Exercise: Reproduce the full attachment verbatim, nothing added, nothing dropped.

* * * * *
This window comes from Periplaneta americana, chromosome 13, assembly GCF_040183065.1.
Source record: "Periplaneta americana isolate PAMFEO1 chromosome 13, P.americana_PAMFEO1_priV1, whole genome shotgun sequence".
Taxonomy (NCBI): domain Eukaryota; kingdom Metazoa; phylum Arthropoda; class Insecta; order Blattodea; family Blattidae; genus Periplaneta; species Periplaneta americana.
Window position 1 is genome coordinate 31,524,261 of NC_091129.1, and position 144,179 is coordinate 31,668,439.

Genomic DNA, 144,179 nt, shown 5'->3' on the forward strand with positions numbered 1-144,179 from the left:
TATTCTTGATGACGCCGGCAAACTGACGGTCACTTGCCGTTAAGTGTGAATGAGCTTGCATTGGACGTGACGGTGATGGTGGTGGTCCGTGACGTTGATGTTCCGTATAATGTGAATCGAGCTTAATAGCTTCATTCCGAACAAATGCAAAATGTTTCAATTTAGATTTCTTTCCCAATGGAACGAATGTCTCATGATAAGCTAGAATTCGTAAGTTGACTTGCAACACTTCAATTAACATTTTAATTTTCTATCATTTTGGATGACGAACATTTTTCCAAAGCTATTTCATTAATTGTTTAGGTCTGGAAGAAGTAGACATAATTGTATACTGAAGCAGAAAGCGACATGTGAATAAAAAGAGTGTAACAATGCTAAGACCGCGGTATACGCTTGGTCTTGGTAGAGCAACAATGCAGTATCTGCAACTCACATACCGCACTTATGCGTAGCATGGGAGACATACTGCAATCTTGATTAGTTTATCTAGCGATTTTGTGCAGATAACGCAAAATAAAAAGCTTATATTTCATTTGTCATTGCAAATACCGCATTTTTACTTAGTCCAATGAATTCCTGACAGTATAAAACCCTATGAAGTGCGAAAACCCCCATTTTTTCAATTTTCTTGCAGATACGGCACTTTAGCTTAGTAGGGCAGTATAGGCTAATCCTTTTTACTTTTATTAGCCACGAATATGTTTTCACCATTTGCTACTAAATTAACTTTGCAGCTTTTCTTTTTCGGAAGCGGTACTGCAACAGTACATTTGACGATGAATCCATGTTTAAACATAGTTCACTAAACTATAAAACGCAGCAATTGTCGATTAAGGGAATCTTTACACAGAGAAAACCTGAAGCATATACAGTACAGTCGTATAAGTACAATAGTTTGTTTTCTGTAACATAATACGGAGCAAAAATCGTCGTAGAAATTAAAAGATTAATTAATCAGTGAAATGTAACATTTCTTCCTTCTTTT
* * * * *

This window comes from Periplaneta americana, chromosome 13, assembly GCF_040183065.1.
Source record: "Periplaneta americana isolate PAMFEO1 chromosome 13, P.americana_PAMFEO1_priV1, whole genome shotgun sequence".
Taxonomy (NCBI): domain Eukaryota; kingdom Metazoa; phylum Arthropoda; class Insecta; order Blattodea; family Blattidae; genus Periplaneta; species Periplaneta americana.
Window position 1 is genome coordinate 31,524,261 of NC_091129.1, and position 144,179 is coordinate 31,668,439.

Genomic DNA, 144,179 nt, shown 5'->3' on the forward strand with positions numbered 1-144,179 from the left:
TATTCTTGATGACGCCGGCAAACTGACGGTCACTTGCCGTTAAGTGTGAATGAGCTTGCATTGGACGTGACGGTGATGGTGGTGGTCCGTGACGTTGATGTTCCGTATAATGTGAATCGAGCTTAATAGCTTCATTCCGAACAAATGCAAAATGTTTCAATTTAGATTTCTTTCCCAATGGAACGAATGTCTCATGATAAGCTAGAATTCGTAAGTTGACTTGCAACACTTCAATTAACATTTTAATTTTCTATCATTTTGGATGACGAACATTTTTCCAAAGCTATTTCATTAATTGTTTAGGTCTGGAAGAAGTAGACATAATTGTATACTGAAGCAGAAAGCGACATGTGAATAAAAAGAGTGTAACAATGCTAAGACCGCGGTATACGCTTGGTCTTGGTAGAGCAACAATGCAGTATCTGCAACTCACATACCGCACTTATGCGTAGCATGGGAGACATACTGCAATCTTGATTAGTTTATCTAGCGATTTTGTGCAGATAACGCAAAATAAAAAGCTTATATTTCATTTGTCATTGCAAATACCGCATTTTTACTTAGTCCAATGAATTCCTGACAGTATAAAACCCTATGAAGTGCGAAAACCCCCATTTTTTCAATTTTCTTGCAGATACGGCACTTTAGCTTAGTAGGGCAGTATAGGCTAATCCTTTTTACTTTTATTAGCCACGAATATGTTTTCACCATTTGCTACTAAATTAACTTTGCAGCTTTTCTTTTTCGGAAGCGGTACTGCAACAGTACATTTGACGATGAATCCATGTTTAAACATAGTTCACTAAACTATAAAACGCAGCAATTGTCGATTAAGGGAATCTTTACACAGAGAAAACCTGAAGCATATACAGTACAGTCGTATAAGTACAATAGTTTGTTTTCTGTAACATAATACGGAGCAAAAATCGTCGTAGAAATTAAAAGATTAATTAATCAGTGAAATGTAACATTTCTTCCTTCTTTT